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In Memoriam: Dr. Shiv Chopra, Public Servant

I was speaking out, but it was my duty to speak out.”
Dr Shiv Chopra, September 2017Shiv Chopra headshot

Click here for details of the February 24 Celebration of the Life of Dr. Shiv Chopra in Ottawa

We mourn the death and celebrate the life and lasting contributions of Dr. Shiv Chopra, a strong and vibrant champion of science in the service of the public good. He has left behind a loving family and a legacy of committed, courageous campaigning for justice and accountability. Dr. Chopra was a dedicated public servant who shed light on how our food is regulated in Canada and the dangerous influence that corporate power can have on government decision-making, if public servants are not willing to speak up.

Dr. Shiv Chopra was a veterinary scientist with a Ph.D. in microbiology. He was a senior scientist at Health Canada (Canada’s food safety regulator) where he worked from 1969 until 2004. Dr. Chopra was one of three Health Canada veterinary scientists who spoke out in the 1990s about pressure to approve animal drugs despite their concerns about animal health and food safety. They questioned carbadox, a drug used in pigs, and Baytril, which was used to promote growth in cows and chickens. Most prominent were their concerns over Monsanto’s genetically engineered veterinary drug Bovine Growth Hormone (BGH). Their public criticisms of BGH were met with gag orders from their employers at Health Canada but finally led to Senate hearings and a 1999 decision not to approve the drug.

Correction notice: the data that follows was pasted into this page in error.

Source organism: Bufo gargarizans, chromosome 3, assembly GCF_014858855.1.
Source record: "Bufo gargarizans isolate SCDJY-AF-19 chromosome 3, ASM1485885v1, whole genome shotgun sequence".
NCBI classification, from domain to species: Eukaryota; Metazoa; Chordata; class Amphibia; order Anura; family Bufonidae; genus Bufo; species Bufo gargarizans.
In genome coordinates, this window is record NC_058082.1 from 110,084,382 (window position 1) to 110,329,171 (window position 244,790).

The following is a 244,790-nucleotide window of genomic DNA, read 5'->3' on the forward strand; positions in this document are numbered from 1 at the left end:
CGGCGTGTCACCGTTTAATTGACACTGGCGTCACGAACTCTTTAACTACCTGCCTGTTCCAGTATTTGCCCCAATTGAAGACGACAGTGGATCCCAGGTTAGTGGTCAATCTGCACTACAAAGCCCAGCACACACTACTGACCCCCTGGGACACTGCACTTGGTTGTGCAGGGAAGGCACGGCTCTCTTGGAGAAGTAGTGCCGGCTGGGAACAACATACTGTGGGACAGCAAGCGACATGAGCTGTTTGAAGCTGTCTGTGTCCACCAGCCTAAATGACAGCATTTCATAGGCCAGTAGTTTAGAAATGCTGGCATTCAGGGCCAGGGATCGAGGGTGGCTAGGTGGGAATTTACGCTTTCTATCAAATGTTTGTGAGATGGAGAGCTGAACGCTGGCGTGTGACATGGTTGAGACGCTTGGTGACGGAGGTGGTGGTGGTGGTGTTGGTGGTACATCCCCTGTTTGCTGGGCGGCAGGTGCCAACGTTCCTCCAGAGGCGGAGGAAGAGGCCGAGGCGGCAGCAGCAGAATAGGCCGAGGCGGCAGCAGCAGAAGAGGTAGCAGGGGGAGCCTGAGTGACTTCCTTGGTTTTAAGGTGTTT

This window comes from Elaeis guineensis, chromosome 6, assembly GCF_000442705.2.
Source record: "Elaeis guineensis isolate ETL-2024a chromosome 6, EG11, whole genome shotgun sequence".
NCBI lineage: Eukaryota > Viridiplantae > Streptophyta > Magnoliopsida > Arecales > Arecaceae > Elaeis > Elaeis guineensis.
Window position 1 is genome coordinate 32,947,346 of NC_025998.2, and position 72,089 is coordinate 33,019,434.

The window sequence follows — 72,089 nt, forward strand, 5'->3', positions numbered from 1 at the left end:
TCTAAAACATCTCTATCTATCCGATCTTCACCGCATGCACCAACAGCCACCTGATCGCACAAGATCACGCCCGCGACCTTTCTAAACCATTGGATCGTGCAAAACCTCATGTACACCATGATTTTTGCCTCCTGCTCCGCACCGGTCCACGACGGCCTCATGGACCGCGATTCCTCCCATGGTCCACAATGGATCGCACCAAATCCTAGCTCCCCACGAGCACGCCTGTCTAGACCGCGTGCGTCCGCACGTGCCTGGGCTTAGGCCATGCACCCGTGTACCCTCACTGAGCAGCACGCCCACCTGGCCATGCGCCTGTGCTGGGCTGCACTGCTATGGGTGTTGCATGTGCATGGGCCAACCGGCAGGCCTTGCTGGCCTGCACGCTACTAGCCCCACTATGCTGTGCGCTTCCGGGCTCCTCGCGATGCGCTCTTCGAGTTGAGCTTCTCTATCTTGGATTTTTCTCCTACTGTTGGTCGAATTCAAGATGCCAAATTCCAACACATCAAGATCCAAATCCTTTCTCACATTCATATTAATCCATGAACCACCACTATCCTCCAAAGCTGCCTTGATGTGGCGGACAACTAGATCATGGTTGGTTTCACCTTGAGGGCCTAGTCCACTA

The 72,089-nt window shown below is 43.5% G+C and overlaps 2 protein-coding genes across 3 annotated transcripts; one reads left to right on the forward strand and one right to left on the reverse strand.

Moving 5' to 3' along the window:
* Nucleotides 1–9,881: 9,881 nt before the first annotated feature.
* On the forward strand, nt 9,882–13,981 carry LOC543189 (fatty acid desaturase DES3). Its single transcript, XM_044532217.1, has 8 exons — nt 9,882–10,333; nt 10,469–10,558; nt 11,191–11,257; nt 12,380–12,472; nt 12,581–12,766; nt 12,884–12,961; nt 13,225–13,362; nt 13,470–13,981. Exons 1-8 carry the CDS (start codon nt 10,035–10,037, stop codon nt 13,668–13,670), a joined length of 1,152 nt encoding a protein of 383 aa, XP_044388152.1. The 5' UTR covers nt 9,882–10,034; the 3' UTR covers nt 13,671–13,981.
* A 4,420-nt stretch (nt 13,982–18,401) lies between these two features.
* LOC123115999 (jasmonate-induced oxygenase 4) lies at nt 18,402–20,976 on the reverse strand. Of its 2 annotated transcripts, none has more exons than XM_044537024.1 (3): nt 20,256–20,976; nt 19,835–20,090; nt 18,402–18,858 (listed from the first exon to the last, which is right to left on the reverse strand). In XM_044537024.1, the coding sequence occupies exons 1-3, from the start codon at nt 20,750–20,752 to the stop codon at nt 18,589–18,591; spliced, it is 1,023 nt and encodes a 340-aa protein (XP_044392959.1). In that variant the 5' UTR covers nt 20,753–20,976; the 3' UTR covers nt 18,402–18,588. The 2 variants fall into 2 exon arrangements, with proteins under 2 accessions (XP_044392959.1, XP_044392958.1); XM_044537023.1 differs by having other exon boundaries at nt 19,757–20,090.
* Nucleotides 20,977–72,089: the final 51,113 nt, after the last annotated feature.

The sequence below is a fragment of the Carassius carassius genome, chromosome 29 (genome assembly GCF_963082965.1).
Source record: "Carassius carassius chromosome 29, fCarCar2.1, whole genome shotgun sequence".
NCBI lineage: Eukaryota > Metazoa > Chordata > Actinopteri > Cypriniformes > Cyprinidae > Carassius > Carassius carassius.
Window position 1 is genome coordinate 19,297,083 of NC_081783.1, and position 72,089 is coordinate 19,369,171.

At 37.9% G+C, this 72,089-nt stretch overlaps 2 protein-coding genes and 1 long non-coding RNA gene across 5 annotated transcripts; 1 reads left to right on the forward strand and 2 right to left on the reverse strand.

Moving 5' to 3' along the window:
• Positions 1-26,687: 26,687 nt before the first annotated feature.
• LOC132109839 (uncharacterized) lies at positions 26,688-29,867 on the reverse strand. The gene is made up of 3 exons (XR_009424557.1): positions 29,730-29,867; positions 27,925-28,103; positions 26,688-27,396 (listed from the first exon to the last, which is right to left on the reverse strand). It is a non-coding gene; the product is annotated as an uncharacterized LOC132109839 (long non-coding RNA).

Dr. Chopra defied instructions from his employers not to speak publicly about his concerns, and about the pressure he was under at Health Canada. In 1998, Dr. Chopra and his colleague Dr. Margaret Haydon were interviewed on national television and asked why they thought they were under pressure to approve drugs quickly. Dr. Chopra replied, “Well, what do you think? Money. For multinational companies that produce those things.”

Dr. Chopra and his colleagues Dr. Margaret Haydon and Dr. Gérard Lambert were eventually fired in 2004 for insubordination. Dr. Chopra challenged his dismissal in court and continued to fight in the courts for thirteen years, until the latest verdict in September 2017. He concluded, “If today I had won, I would get compensated for my loss of salary. But the issue of public food safety would still remain.”

“These three scientists are perfect examples of public service professionals putting the interests of the public first, ahead of their own interests. They are leading the way in the protection of the public good and they are pioneers in whistleblowing,”  – Gary Corbett, former president of the Professional Institute of the Public Service of Canada, 2011

He continued to speak out on the wider issues of food and public health safety, including at the invitation of many communities in Canada and internationally, and he set up an organization called the Canadian Council on Food Safety & Health.Shiv Chopra at protest